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Television Food Advertising and Children in the United States (page 3)

— The Henry J. Kaiser Family Foundation
Updated on Feb 18, 2011

Conclusion

Children of all ages are exposed to a substantial amount of advertising for food and beverages, but their exposure varies significantly by age. Because children 8–12 watch so much television, and therefore see so many food ads, they may be the group most affected by food marketing. This is also likely to be an especially important age for the development of children's food habits, since they are likely to have more time away from their parents, have their own money, and have more opportunity to make their own food choices. Therefore, policymakers and industry leaders may want to pay special attention to advertising seen by tweens.

It is clear that food and beverages continue to dominate the television advertising landscape, particularly for children. Food is the most widely advertised product on the networks in the study, and among children's shows, fully half (50%) of all ad time is for food. Therefore, policies that impact food advertising are likely to impact the children's television world as well.

Most of the food ads that children and teens see on TV are for foods that nutritionists, watchdog groups, and government agencies argue should be consumed either in moderation, occasionally, or in small portions. Of the 8,854 food ads reviewed in the study, there were no ads for fruits or vegetables targeted at children or teens. As the food industry moves ahead with the commitment to shift the balance of products advertised to children, it will be important to have independent research to track changes.

Among all food ads targeting children, only a relatively small proportion (15%) currently depict a physically active lifestyle. Both the IOM and the FTC/HHS reports recommended that food advertisers include more such depictions in their ads, and the food industry initiative promises change in this area. This study will provide a useful benchmark against which to measure progress.

Some ads appeal to young people with enticements such as free gifts or sweepstakes (19%) that they can win by purchasing the product, an issue that has been a concern to policymakers in other countries, such as Great Britain, where such practices were recently prohibited (Office of Communications, 2006). A relatively small proportion—just over 1 in 10—use a children's character from TV or movies, another practice that has drawn concern from advocates and was recently banned in food advertising to children in Great Britain.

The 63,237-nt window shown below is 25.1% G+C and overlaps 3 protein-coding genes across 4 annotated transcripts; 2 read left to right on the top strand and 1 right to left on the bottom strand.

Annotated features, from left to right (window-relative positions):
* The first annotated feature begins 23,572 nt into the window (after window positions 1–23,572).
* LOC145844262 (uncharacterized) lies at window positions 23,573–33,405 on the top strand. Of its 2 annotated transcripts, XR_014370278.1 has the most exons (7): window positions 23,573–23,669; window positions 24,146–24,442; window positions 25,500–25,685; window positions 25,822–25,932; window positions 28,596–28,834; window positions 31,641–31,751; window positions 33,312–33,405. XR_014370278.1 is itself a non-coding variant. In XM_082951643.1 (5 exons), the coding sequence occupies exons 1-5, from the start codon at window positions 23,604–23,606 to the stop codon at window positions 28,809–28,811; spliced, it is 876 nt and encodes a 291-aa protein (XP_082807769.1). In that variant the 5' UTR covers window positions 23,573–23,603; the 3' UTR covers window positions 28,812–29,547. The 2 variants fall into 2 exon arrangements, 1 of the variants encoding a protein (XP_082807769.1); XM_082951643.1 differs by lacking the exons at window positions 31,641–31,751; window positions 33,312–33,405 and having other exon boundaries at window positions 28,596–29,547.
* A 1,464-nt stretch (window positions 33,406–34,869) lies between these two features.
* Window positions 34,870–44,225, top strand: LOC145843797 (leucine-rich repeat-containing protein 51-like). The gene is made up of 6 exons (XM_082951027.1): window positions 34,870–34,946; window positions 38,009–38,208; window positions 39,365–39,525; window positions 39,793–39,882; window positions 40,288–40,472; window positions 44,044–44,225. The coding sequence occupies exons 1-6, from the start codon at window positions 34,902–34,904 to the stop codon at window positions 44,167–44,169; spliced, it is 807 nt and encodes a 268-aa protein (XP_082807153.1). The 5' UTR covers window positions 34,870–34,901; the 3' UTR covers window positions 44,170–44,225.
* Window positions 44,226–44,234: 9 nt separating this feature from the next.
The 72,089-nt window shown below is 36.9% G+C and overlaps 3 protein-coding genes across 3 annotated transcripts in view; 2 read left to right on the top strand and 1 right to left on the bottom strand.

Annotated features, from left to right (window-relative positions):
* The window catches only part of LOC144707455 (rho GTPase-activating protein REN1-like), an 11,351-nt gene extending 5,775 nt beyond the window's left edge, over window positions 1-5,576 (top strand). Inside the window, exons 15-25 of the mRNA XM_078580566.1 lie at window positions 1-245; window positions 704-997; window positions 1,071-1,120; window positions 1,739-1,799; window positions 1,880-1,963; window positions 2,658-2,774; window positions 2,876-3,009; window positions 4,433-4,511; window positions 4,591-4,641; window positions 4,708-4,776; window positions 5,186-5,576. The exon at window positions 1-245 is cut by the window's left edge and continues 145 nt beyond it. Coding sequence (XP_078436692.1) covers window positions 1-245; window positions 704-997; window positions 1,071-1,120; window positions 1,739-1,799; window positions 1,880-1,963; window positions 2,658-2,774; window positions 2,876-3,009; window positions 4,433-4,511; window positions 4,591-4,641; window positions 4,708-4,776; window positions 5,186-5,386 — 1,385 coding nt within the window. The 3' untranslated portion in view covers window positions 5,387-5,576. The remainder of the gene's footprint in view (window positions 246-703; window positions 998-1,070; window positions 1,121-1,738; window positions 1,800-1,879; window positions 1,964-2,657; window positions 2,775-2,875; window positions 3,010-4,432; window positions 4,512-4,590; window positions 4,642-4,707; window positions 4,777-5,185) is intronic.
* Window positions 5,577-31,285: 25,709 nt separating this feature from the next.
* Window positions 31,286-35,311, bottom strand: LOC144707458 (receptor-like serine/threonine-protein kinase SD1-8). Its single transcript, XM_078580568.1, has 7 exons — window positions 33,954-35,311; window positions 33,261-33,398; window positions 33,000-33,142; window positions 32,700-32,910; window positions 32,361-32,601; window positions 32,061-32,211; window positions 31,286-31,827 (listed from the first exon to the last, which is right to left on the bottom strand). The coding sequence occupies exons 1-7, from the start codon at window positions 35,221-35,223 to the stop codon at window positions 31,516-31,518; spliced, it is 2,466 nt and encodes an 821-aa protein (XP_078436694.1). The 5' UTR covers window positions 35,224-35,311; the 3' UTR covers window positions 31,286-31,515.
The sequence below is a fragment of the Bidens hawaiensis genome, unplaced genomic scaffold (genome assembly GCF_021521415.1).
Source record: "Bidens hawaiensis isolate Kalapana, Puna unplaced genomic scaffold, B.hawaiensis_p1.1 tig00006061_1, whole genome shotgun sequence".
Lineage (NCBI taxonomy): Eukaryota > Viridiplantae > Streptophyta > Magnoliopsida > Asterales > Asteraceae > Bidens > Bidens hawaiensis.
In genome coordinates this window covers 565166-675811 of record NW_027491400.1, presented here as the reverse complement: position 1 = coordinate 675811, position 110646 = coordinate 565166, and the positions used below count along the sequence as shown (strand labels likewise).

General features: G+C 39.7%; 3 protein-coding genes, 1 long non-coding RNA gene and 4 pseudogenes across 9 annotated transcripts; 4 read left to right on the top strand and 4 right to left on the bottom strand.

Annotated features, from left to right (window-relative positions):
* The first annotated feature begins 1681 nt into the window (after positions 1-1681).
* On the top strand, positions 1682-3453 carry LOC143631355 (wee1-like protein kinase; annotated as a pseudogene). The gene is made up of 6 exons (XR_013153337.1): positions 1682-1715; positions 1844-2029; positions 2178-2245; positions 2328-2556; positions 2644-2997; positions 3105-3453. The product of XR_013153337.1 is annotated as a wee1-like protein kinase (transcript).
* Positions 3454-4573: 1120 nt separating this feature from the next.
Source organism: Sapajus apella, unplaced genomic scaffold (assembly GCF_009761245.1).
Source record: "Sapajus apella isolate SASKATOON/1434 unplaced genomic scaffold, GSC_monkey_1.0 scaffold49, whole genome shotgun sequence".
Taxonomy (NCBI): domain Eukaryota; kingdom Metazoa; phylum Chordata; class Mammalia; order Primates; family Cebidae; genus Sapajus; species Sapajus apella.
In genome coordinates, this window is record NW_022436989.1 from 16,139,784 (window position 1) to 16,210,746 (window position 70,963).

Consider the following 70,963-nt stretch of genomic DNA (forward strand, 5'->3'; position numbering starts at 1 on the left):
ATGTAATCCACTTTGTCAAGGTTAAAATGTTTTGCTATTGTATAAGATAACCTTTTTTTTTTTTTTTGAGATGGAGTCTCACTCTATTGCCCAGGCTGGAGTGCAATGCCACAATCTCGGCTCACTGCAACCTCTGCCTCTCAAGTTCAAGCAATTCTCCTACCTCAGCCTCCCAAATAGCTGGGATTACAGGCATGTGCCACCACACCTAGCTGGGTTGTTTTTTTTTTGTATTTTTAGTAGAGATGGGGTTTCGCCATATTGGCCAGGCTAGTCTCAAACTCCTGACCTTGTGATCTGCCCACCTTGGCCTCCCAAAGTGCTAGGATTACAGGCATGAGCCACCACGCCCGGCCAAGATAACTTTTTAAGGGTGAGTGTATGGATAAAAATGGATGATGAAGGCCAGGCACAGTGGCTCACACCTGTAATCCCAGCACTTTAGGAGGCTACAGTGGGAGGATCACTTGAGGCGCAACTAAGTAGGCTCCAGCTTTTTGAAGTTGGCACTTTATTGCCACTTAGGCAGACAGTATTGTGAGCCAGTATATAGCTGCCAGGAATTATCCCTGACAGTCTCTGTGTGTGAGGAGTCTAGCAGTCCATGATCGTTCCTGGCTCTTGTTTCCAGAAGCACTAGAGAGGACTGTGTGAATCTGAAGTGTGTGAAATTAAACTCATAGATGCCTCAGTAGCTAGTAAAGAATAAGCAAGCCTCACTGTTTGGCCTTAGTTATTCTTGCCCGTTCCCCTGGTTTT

Finally, the study underscores the limited expectations that policymakers should place on public service campaigns on fitness and nutrition. Given these campaigns' reliance on donated ad space (or limited campaign budgets), it is not surprising that children see very few such messages. For example, children under 8 see one PSA on fitness or nutrition for every 26 food ads; for tweens, it's one PSA for every 48 food ads; and for teens, it's one for every 130 food ads. While this certainly does not mean there isn't an important role for PSAs in the fight against childhood obesity, it does indicate that those undertaking educational campaigns should have limited expectations, or a substantial budget.

This study does not address the issue of whether food advertising to children on TV is going up or down, nor does it address the issue of whether such advertising influences what kids eat, or should be in any way restricted, either through voluntary industry efforts or through regulatory policy. What it does indicate, however, is that food marketing is a predominant part of the television advertising landscape for children, and that young people's exposure to such messages is substantial, while their exposure to countervailing health messages on TV is minimal.

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